Staff Picks: Diarists, Dowsing, Dolphin-safe Tuna


This Week’s Reading


Egon Schiele, Portrait of Gertrude Schiele, 1909.

In 1995, on a trip to Australia, the performance artist and writer Kathy Acker met McKenzie Wark, a new-media theorist. They had a weekend-long affair and then, on Acker’s return to San Francisco, engaged in a candid two-week e-mail correspondence—now published for the first time—in which gossip, cultural criticism, daily activities, queer theory, and personal problems are inextricably tangled. A searching discussion of Blanchot, Bataille, and totalitarianism is together with a back-and-forth about pissing and coming at the same time. Very quickly, the gendered sex talk—of butch, femme, and super-femme; straight girls and queer ones; gay guys, straight guys, and just “guys”—becomes confused: Who’s talking about whom? But it doesn’t matter. As Acker says, “Me, straight queer gay whatever and where do nut cakes like me fit in who like getting fistfucked whacked and told what to do?” Wark responds, “I like this idea of a refusal to be called other. As normal as the next human.” Acker died not two years later of breast cancer. This book is a wonderful reminder of her quick mind and remarkable intellect. How lucky Wark was to have gotten it all firsthand. “I forgot who I am,” he writes to Acker. “You reminded me of who I prefer to be.” —Nicole Rudick

“What I love about university libraries,” Susan Howe says in her interview with The Paris Review, “is that they always seem slightly off-limits, therefore forbidden. I feel I’ve been allowed in with my little identity card and now I’m going to be bad.” How bad? Dowsing for buried manuscripts is, she says, a kind of “civilly disobedient telepathy.” Howe’s new book, Spontaneous Particulars: The Telepathy of Archives, is an elegiac essay for the old archives of paper and ink, now being off-sited by digital technologies. The book pieces together Howe’s work on the papers of the eighteenth-century divine Jonathan Edwards with the third book of William Carlos Williams’s Paterson, about the burning of the library. I can’t think of another work that evokes the romance of research in the way this one does. It captures that moment when you find exactly the thing you didn’t know you were searching for. —Robyn Creswell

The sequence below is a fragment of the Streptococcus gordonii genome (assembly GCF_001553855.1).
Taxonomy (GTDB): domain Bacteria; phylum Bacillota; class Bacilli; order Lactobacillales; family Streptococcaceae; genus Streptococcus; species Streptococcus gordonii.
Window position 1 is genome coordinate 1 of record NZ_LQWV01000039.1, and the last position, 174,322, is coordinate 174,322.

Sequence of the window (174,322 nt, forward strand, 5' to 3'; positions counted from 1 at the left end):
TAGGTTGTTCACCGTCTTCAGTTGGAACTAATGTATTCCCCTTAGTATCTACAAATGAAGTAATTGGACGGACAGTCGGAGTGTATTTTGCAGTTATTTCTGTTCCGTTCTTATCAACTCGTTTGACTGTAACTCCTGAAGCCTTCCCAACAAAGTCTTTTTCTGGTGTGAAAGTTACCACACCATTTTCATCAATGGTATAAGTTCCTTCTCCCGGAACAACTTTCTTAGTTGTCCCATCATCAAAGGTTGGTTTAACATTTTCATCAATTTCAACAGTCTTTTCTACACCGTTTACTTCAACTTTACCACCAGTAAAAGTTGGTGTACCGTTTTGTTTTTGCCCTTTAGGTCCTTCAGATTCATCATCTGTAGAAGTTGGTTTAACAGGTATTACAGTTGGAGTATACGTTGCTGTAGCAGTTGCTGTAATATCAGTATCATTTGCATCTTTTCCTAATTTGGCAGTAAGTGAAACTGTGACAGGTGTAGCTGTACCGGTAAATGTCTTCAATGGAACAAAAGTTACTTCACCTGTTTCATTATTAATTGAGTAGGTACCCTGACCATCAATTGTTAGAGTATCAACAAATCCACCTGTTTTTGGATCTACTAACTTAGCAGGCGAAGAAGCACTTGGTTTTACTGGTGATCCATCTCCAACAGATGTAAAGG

Keep an eye out for Elliot Ackerman’s first novel, Green on Blue, coming next month. Ackerman, who served five tours in Iraq and Afghanistan, caught my attention in recent weeks with essays in the New York Times Magazine (on skateboarding in Southbank) and The New Yorker (on a visit he paid to a military outpost on the front line of the war with ISIS), both of which betray the informed sensitivity of his observations. (If you dig deeper into ’net history, you’ll find his reflections on Fallujah.) Green on Blue, already on the Times’s Reading List of Modern War Stories, tells the story of a young boy coming of age in Afghanistan—the premise of which, alone, serves as an impressive act of empathy. —Stephen A. Hiltner

In the 1970s, when masses of dolphins were dying in tuna nets, a public shaming campaign led the industry to change its ways—thus began the era of “dolphin-safe tuna.” This is the anecdote that begins Jennifer Jacquet’s Is Shame Necessary?, out in February, a sharp examination of the role shaming plays in our society and its effectiveness as a tool for change. When we’re faced with the question of how to stop a business from doing something we find wrong, we often substitute an easier question: What can I buy instead? But this kind of consumer guilt, Jacquet says, only shifts responsibility for society’s ills away from the perpetrators. We need campaigns that shame corporations into reforming, otherwise we’ll get the equivalent of dolphin-safe tuna labels with no change behind them. —Andrew Jimenez